J.S. from Warren County: With markets tanking, should I get out? Is a recession coming? I want to retire in a few years so I’m not sure what to do.
A: Times like these can test even the most seasoned investor. After all, no one likes seeing their investments drop in value – and the incessant headlines that use “tanking” and “plunging” aren’t helping matters – so we know that you may be feeling anxious and stressed right now. And what’s even more frustrating is that there isn’t really anywhere to hide; not only are stocks in the red for the year, but bonds are as well. So, we want to share some context and perspective with you, along with a few key reminders.
First, according to the most recent data in our Allworth Recession Index – and despite what you may be reading or hearing elsewhere – the risk of a recession is actually still low in the short term. This is partly because you, the consumer, are still financially healthy and because the labor market is still very tight. So that’s some good news. However… a recession will happen at some point because they’re a regular part of the economic cycle. And while we don’t mean to downplay the seriousness of a recession and the financial pain it can trigger, we do mean to say that we’re basically always headed towards one.
Second, let’s put some things in perspective. Yes, this year has been rough so far (especially for stocks). We officially hit “bear market” territory in the S&P 500 at one point last week, which means it had fallen at least 20 percent from its most recent high. But what if we told you that since January 1, 2020, the S&P 500 is still actually up more than 25 percent? Surprised? And this is despite a worldwide pandemic, the worst European land war in decades, and 40-year high inflation. (If anything, you could actually argue that the market has been quite resilient!) So, while we are experiencing short-term pain, it’s imperative not to miss the forest through the trees. And remember this: When we look at previous downturns and bear markets, they don’t last forever. The market has eventually recovered every time.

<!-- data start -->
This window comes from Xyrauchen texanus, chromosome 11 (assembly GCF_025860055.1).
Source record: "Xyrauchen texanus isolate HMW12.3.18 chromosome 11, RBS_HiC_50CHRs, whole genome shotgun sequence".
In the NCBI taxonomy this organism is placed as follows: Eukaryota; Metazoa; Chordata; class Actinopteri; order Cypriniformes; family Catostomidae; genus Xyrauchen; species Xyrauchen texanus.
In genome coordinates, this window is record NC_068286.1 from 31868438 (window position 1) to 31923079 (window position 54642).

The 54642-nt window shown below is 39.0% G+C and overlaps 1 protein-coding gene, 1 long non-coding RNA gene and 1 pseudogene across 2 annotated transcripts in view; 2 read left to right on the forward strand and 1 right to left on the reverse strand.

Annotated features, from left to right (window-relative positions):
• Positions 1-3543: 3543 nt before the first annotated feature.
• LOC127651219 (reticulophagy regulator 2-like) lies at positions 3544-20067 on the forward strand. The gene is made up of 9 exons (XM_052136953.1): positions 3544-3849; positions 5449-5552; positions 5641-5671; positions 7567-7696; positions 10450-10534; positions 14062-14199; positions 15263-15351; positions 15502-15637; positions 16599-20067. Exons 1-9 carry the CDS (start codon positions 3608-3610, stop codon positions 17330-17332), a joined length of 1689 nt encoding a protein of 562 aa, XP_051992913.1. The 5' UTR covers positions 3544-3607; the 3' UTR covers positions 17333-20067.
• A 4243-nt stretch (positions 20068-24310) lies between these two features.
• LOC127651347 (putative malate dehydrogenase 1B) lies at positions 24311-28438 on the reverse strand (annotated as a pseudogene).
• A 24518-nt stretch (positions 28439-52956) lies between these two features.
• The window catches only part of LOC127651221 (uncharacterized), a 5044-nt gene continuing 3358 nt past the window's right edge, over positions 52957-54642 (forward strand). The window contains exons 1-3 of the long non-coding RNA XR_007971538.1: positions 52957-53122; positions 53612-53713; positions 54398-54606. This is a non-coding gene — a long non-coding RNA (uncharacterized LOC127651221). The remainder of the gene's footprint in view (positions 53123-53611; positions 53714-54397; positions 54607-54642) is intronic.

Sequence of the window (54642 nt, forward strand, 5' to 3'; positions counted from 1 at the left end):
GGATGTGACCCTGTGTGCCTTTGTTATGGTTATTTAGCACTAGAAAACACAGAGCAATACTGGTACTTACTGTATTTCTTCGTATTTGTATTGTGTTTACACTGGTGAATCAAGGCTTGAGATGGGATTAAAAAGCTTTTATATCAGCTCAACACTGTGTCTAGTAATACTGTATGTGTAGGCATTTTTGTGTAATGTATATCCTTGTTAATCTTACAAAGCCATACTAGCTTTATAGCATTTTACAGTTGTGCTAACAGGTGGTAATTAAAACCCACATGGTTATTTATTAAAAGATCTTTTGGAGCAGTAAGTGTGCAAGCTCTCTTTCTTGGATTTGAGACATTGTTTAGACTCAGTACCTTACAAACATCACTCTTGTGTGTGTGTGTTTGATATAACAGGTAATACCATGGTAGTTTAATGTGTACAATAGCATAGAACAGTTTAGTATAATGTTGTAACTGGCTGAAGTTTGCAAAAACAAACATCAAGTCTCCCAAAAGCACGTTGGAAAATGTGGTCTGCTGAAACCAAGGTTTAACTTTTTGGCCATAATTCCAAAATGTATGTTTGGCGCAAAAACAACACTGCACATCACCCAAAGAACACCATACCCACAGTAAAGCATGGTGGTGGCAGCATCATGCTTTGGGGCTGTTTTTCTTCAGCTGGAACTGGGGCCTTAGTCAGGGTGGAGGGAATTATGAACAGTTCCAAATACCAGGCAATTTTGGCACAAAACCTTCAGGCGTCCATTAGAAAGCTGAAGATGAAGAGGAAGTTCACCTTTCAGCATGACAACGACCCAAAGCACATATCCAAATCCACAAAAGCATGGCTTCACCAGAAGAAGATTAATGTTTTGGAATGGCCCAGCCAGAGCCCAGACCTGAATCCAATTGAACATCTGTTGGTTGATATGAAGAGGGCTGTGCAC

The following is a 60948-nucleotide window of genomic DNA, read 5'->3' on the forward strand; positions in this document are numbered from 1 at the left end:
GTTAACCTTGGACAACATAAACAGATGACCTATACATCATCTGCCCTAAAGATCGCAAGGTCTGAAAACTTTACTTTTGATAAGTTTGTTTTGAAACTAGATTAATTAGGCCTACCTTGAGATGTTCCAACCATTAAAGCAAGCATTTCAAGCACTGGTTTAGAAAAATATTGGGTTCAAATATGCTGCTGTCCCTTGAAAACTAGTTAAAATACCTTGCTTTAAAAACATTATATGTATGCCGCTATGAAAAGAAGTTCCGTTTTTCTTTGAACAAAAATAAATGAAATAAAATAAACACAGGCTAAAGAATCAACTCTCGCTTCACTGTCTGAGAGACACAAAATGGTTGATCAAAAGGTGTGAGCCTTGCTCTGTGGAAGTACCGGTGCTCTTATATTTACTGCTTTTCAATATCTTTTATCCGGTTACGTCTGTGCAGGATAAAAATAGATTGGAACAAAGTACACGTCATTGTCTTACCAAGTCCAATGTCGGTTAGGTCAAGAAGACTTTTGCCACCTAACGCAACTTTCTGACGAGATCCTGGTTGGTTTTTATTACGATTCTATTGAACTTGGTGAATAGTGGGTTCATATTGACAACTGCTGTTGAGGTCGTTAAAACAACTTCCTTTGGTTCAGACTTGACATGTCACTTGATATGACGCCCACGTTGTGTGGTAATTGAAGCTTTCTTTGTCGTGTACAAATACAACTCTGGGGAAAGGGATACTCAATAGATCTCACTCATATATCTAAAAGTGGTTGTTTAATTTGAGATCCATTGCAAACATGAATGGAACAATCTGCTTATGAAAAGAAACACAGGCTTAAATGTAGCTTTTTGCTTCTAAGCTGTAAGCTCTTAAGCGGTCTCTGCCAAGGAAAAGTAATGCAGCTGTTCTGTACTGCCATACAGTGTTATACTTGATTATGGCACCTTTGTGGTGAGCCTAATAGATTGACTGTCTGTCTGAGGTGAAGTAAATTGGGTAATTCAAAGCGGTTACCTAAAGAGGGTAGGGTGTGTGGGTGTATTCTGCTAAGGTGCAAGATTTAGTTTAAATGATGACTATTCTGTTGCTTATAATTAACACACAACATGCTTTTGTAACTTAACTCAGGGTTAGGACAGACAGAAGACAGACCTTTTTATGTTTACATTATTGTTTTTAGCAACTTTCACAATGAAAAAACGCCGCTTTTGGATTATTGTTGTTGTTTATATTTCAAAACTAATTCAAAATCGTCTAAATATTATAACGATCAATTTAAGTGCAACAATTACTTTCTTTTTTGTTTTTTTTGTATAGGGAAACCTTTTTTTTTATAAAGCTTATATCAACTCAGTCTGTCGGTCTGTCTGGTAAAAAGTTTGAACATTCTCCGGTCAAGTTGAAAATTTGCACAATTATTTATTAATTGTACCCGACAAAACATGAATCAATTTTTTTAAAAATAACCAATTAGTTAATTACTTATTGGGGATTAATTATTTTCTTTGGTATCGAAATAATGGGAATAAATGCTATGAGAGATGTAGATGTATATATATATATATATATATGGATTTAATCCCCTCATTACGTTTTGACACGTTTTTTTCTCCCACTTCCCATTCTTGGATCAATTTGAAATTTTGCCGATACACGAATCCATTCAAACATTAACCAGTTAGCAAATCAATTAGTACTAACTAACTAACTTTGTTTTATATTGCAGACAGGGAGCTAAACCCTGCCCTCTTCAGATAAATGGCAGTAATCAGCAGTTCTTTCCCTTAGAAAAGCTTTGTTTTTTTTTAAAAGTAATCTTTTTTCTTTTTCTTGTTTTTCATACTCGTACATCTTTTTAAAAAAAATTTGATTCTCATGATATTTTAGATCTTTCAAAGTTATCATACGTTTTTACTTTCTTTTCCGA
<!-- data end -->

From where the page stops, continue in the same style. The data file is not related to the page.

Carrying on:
Third, we find it amusing that the stock market is the only “store” (so to speak) where customers panic and run the other way when things go on sale. Because while it’s tempting to want to “get out” right now, this is actually the worst time to do so since your losses are technically only on paper. Remember the old investing adage, “Buy low, sell high?” You would be doing the complete opposite. By selling low, you’re essentially locking in your losses. Plus, would you know when to get back in? Likely not. Many times, it’s impossible to tell when a bull market has begun until you’re already in it. (And as a reminder, bull markets tend to be more powerful than bear markets.)
Finally, keep in mind that market losses are sometimes just unavoidable. But if you have a financial plan built to match your goals, needs, and appetite for risk, you’ll be much better positioned to weather these kinds of storms moving forward. Because remember, your investments not only need to get you to retirement – but through it as well. And times like these can also become an opportunity for making such moves as tax-loss harvesting and dollar-cost averaging.
Here's the Simply Money Point: Simply put, things might get worse before they get better. But we’ve been here before. If it helps, think of the long-term movement of the stock market like a person walking up a staircase playing with a yo-yo; you’ll see regular ups and downs, but overall, the trajectory is upwards.